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  • September 15, 2014
  • 12:58 PM

The Genetic Roots of Schizophrenia

by Gabriel in Lunatic Laboratories

I have a friend who lost an eye — not in a war zone like you might suspect given my background — but to his brother. Yes, you read that correctly, his brother tried to kill him and in the process he lost his eye. I’ve told this story before, but whenever new schizophrenia research comes out I feel the need to tell it again. While he has forgiven his brother (partly because not long after, he was diagnosed as schizophrenic), he will not be able to see him again until he is released from prison. A tragedy that could’ve been avoided had he been diagnosed sooner.... Read more »

avier Arnedo, M.S.; Dragan M. Svrakic, M.D., Ph.D.; Coral del Val, Ph.D.; Rocío Romero-Zaliz, Ph.D.; Helena Hernández-Cuervo, M.D.; Molecular Genetics of Schizophrenia Consortium; Ayman H. Fanous, M.D.; Michele T. Pato, M.D.; Carlos N. Pato, M.D., Ph.D. (2014) Uncovering the Hidden Risk Architecture of the Schizophrenias: Confirmation in Three Independent Genome-Wide Association Studies. The American Journal of Psychiatry. info:/10.1176/appi.ajp.2014.14040435

  • September 15, 2014
  • 08:00 AM

Sweating Is The Pits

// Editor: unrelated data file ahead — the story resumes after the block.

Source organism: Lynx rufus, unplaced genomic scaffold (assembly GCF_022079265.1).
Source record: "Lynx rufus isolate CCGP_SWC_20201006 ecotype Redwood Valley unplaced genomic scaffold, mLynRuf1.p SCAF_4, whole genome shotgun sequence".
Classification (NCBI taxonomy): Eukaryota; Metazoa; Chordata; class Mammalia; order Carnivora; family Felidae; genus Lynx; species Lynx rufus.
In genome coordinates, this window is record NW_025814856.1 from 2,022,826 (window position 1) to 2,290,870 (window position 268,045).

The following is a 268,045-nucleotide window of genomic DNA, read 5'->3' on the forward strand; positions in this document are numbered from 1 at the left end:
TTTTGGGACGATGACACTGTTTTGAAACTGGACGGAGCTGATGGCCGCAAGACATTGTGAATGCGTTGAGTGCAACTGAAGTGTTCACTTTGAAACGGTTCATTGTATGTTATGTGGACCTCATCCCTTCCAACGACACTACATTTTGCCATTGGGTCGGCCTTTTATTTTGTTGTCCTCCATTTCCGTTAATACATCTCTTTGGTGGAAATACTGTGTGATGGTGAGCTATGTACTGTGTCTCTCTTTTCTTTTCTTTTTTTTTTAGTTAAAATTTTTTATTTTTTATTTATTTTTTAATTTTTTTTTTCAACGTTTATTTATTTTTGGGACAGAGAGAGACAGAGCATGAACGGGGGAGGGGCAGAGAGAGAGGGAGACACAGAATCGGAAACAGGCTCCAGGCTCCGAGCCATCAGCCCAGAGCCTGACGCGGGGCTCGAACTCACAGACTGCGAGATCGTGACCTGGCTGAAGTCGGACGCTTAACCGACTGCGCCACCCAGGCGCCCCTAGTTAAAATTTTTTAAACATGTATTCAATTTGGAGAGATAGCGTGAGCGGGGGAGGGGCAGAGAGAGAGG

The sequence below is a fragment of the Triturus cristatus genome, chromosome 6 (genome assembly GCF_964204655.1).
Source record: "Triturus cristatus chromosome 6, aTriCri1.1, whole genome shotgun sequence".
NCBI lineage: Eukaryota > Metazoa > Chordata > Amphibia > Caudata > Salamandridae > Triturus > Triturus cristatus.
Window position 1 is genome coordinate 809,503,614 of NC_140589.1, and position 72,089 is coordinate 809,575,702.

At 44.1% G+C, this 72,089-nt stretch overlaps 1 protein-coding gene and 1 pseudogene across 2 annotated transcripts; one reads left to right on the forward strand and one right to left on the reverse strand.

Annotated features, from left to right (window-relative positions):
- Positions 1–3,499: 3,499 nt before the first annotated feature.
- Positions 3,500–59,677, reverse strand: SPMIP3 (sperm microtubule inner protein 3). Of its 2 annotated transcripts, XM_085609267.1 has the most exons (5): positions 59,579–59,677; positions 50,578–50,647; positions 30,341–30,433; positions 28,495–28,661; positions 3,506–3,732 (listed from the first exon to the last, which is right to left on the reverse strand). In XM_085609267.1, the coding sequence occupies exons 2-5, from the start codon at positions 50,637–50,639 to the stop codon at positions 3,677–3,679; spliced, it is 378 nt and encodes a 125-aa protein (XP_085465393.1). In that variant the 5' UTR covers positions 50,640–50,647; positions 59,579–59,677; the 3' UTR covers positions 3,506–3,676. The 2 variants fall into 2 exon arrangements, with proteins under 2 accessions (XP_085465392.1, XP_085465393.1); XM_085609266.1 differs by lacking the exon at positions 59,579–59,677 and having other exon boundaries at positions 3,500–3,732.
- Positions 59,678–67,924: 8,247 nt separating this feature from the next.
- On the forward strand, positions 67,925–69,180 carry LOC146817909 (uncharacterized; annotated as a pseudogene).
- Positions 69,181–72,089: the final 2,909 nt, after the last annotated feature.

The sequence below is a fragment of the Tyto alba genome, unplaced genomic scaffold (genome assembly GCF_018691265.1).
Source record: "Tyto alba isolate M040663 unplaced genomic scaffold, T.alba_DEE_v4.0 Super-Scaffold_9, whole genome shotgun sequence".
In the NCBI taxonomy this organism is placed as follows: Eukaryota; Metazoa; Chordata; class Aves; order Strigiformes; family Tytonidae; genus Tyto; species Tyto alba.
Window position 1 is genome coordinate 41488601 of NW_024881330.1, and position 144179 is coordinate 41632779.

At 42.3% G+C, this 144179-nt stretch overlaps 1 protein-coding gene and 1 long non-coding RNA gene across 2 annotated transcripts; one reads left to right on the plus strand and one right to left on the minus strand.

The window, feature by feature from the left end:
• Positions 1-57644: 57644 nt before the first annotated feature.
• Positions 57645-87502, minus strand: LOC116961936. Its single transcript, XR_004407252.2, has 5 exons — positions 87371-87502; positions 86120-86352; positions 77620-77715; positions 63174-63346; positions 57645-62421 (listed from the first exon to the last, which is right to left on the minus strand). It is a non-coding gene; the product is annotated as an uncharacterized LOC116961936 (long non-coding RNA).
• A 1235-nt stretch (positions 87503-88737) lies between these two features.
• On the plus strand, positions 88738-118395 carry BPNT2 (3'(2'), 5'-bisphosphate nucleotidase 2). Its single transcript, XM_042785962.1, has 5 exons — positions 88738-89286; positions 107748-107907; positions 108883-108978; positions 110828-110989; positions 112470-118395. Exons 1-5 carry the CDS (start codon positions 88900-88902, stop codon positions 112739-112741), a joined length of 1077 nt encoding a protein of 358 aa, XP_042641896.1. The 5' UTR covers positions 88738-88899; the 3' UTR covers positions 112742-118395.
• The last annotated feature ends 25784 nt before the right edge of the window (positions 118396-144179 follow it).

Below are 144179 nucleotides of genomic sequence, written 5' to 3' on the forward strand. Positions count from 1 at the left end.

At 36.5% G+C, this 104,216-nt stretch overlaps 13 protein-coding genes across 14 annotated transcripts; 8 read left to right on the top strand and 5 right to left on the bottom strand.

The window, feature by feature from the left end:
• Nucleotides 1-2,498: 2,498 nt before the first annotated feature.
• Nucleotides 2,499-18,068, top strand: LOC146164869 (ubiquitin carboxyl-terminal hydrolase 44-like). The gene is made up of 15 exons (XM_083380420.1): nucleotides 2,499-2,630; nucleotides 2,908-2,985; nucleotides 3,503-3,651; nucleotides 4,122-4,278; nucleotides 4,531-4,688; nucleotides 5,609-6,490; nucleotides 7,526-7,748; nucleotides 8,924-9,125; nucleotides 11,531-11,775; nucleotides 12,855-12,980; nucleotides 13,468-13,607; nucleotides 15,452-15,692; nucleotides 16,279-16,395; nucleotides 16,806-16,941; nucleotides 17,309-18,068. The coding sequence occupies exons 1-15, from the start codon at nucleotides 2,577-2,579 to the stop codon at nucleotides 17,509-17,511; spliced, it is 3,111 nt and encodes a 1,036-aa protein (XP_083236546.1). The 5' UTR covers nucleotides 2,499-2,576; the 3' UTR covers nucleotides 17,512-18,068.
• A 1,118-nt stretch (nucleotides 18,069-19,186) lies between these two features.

by Mark E. Lasbury in The 'Scope

New research is delving into the possible negative aspects of antiperspirants and deodorants. A 2014 study indicates that bacterial fauna is altered by the use of antiperspirants and can lead to overgrowth of bacteria that actually produce more foul smelling chemicals. On a more important note, research is showing that aluminum from antiperspirants may contribute to breast cancer growth, including promotion of estrogen hormone production, altered iron metabolism, and increased oxygen radical formation. However, no definitive proof shows that antiperspirants cause breast cancer, and a 2013 study showed no difference in aluminum levels from normal to diseased tissue.... Read more »

Callewaert C, Hutapea P, Van de Wiele T, & Boon N. (2014) Deodorants and antiperspirants affect the axillary bacterial community. Archives of dermatological research. PMID: 25077920  

  • September 15, 2014
  • 04:47 AM

Zinc and copper and autism

by Paul Whiteley in Questioning Answers